The past little while has been difficult in some ways, but somewhat gratifying in others.
I've been spending a lot of time alone. My "social life" (such as it was) has been on hiatus. I do go along to events with my partner and his friends and family, but I only engage as much as I feel comfortable engaging.
That's a theme that keeps coming up as I prepare to go to the Amma program next week: disengagement without letting guilt get in the way so much. "Feel the guilt and do it anyway."
When I chose to return to the Vishuddha Kali yantra and to name the account after it, my intention at the time was to give myself a space to vent critically about whatever came up, without any compromise whatsoever. What I found was that I became quieter and quieter and more and more comfortable listening to music (whether "dark ambient" or "Krautrock" or otherwise) that generally had few if any words but rather sustained moods without any hurry to fit the experience into 3-minute slices.
I also found myself just hanging out in the virtual environment created by my journal design, taking in the energy of the colors. The design was chosen because of its resemblance to the design of Peter Wilberg's The New Yoga site. I have found the tantric colors to be both centering and stimulating, perhaps facilitating the emergence of what Wilberg refers to as non-focal awareness.
When I reflect on these colors, I often think of the malefic planets Mars, Saturn, and Pluto. I had written about Saturn at the end of May. Recently I dug out an interview with Liz Greene about Pluto in an old astrology magazine--in fact, one of the first such magazines I had purchased. The article was 8-9 years old. It's hard to believe I've been studying astrology on and off for that long. I often regret the haphazard, on-and-off way I've been studying it, but reading some articles in that old magazine helped me to appreciate how much my understanding has grown over the intervening years.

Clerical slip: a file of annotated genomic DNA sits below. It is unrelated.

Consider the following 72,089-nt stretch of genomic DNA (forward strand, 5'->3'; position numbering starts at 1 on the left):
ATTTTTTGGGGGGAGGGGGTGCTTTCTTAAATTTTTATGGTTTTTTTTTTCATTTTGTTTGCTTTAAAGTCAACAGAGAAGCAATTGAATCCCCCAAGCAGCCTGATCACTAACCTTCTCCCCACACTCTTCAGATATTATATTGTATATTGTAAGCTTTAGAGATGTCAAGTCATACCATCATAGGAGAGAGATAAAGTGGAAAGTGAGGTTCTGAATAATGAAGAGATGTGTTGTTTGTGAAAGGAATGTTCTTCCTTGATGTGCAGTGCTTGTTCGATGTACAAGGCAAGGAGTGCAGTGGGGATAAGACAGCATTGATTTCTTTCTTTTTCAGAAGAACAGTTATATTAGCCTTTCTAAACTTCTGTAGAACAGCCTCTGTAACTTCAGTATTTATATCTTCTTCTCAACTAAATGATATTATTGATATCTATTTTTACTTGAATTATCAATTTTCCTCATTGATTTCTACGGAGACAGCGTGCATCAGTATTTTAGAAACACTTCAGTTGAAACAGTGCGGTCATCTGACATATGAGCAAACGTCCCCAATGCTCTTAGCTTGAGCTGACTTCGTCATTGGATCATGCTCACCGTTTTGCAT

After reading that article, which helped to reassure me about the kind of healing process I seem to be in, I picked Donna Cunningham's Healing Pluto Problems off of my bookshelf. I had looked at this book before, but now seemed to be a better time for me to read it. Among other things, it is pinpointing kinds of things that therapists, friends, mates, co-workers, etc. often say to people who are dealing with grief and other "Plutonian" issues that can have the effect of shutting down or complicating people's healing processes and which frequently lead them to become resentful, enraged, sullen, and withdrawn. Yeah, I think I know a bit about what that's like.
What's beginning to shift for me is that it seems as if the period of intensive analysis and churning about particulars--who said what, did what, etc.--has calmed down a bit and it's becoming easier to keep an eye on how I'm feeling in the moment. As it becomes easier to tune in with how I'm feeling, it becomes easier to make decisions about what level of contact with people I think I can tolerate at any given moment, and more likely that I'll do something about that with less confusion, conflict, or regret than used to be the case.
The book also reminded me of flower essences, which is something that interested me briefly but which I had shelved years ago. I took out the bottle that I have and have started using it. I see it mainly as a symbolic magical tool, but if it reminds me of the usefulness of "softer" types of healing intention and that proves to be useful, so be it.